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Tested by Fire

Tested by Fire

Local Athlete’s Family Finds Strength in The Ashes 

Wednesday, August 16 was like any morning as Steve and Angie Harrington readied their three children, Blake, a senior, Hayley, an eighth grader, and Keely a fourth grader, out the door for the third day of school. Little did they know that in just twelve short hours, their lives would be changed forever.

That evening, Steve was attending a meeting at the school and Angie had just gotten home from work to their three children. At approximately 6:30 p.m. the fire alarms went off unexpectedly. Within seconds, Blake was on the phone with Prosper 911 reporting a fire in the home.

“It was unreal. It happened so fast,” said Angie describing how the fire escalated and overtook their home in Twelve Oaks. “We literally left with no shoes on or anything.”

Blake, who plays varsity football for the Prosper Eagles, didn’t hesitate to make sure his mother and sisters were out of the home safely.

When Steve arrived at the home, fazed, he found himself face to face with the Prosper Fire Department as he attempted to enter the property.

Prosper football coaches Brandon Schmidt, Tony Cooper and Ricky Lopez were among friends and community who gathered at the home to support the Harrington’s.

Schmidt pulled Steve aside and said Blake should take the next morning off of practice, but Blake wouldn’t have it.

“He was there that next morning leading this team like he always does,” said Schmidt. “He didn’t miss a beat, it was incredible,”

Little did Schmidt know that before Blake made it to that 5:30 a.m. practice, he and Angie were rummaging through the ashes trying to find his contacts so he could be one-hundred percent. After some searching, they found them and he made it to practice. On time, even.

“Blake handled it better than any of us, honestly,” said Angie. “But I could tell the gravity of the situation was starting to sink in with him after a couple days.”

Blake had decided to take advanced placement classes so he could possibly get accepted into Stanford University. The courses require students to submit assignments online and with no computer or internet access due to the fire and displacement, he was considering dropping and just taking standard classes. On Friday, Angie got a call in the middle of the day from Blake.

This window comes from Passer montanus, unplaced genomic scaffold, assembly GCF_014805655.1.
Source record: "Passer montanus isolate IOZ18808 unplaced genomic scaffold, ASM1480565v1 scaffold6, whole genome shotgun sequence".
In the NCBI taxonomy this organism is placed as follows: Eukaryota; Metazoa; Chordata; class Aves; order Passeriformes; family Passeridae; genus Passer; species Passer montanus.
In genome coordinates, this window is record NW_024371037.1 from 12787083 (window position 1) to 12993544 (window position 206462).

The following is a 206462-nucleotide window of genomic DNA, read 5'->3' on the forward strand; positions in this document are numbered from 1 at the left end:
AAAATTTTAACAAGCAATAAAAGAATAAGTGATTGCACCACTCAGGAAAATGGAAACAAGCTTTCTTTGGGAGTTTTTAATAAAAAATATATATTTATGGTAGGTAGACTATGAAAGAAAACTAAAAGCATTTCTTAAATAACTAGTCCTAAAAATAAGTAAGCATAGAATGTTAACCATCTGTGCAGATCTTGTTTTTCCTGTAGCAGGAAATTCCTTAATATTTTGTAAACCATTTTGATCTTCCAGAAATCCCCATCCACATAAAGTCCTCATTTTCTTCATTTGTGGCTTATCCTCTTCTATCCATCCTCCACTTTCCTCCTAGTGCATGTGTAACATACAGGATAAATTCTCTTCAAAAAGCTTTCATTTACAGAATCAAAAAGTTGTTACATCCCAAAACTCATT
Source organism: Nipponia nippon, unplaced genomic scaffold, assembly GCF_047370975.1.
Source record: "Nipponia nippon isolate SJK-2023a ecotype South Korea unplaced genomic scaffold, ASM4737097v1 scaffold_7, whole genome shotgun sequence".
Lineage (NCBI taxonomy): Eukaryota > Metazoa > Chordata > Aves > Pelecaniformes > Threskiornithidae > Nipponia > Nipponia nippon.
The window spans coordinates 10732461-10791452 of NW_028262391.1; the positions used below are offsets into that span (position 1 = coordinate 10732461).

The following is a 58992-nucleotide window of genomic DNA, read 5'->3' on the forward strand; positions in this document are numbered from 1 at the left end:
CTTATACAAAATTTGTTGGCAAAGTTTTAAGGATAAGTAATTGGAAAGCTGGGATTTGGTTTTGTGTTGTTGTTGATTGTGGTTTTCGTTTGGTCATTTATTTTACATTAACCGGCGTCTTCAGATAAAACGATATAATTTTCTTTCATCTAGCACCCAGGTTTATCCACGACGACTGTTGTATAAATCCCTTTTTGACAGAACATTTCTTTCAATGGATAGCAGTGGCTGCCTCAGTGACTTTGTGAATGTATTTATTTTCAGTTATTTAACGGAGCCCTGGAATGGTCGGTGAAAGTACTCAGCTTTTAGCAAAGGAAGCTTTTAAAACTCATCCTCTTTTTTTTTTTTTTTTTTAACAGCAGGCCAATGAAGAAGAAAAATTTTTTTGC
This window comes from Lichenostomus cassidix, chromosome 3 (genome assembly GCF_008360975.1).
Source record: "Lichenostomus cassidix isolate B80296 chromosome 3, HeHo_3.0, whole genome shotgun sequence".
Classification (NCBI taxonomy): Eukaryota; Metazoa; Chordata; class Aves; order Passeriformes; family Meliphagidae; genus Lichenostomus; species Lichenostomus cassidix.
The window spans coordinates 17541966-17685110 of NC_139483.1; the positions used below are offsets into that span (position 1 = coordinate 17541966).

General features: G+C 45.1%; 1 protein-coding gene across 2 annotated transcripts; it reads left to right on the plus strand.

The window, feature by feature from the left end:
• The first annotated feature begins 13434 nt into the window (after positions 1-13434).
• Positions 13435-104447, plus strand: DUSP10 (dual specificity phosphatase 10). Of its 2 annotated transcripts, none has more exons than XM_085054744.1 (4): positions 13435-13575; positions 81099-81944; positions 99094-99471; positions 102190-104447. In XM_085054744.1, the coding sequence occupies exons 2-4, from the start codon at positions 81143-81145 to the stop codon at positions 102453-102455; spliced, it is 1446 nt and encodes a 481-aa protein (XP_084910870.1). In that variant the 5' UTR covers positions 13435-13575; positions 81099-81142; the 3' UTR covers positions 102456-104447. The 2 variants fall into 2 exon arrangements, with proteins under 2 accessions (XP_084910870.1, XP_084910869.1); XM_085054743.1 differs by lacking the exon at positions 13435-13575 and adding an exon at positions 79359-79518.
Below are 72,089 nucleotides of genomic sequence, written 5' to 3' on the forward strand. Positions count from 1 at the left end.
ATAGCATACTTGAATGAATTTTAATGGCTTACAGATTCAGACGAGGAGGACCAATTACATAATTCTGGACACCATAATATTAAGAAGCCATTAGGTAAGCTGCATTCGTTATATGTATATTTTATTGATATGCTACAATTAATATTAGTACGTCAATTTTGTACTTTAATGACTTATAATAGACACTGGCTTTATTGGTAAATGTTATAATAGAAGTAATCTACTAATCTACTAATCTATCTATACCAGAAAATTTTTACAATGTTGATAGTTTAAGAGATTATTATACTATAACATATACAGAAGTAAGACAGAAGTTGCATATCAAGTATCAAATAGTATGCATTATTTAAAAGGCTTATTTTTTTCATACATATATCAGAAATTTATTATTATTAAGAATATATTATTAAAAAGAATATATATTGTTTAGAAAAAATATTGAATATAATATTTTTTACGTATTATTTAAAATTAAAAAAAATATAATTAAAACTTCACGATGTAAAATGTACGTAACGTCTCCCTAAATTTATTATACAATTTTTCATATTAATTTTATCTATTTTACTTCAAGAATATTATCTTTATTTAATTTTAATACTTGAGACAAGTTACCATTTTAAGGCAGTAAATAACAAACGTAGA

“My heart sank and I thought ‘Oh no, what now?’”, she said.

But at the other end of the line she noticed a more positive voice. Blake was calling to tell her he had just been offered a preferred walk-on at Stanford University.

“God’s timing is perfect. I never heard another word about dropping the classes,” said Angie.

“Playing college football has been a dream of mine since I can remember, so this was an absolutely amazing feeling,” said Blake.

As for the Harrington’s, the reality is setting in. They were able to salvage some items such as baby books, some old photographs and even a first home-run ball, but the home was considered a total loss.

Angie continued, “The fire has been a life lesson for all of us. We might miss the material things, but we do not need them.”

The Harrington’s say the outpouring from the community was more than they could ever imagine. Within hours, people had come together with boxes and bags from Dick’s Sporting Goods and other places with clothing and shoes for the entire family. They were able to stay at Buddy Wilson’s barn until they found a rental home.

“Once again, we were blessed with an opportunity when we found this home,” said Angie. “We knew we were going to be out of our home about a year so it was important for us to have something we could call home until that time.”

Renee Marler |







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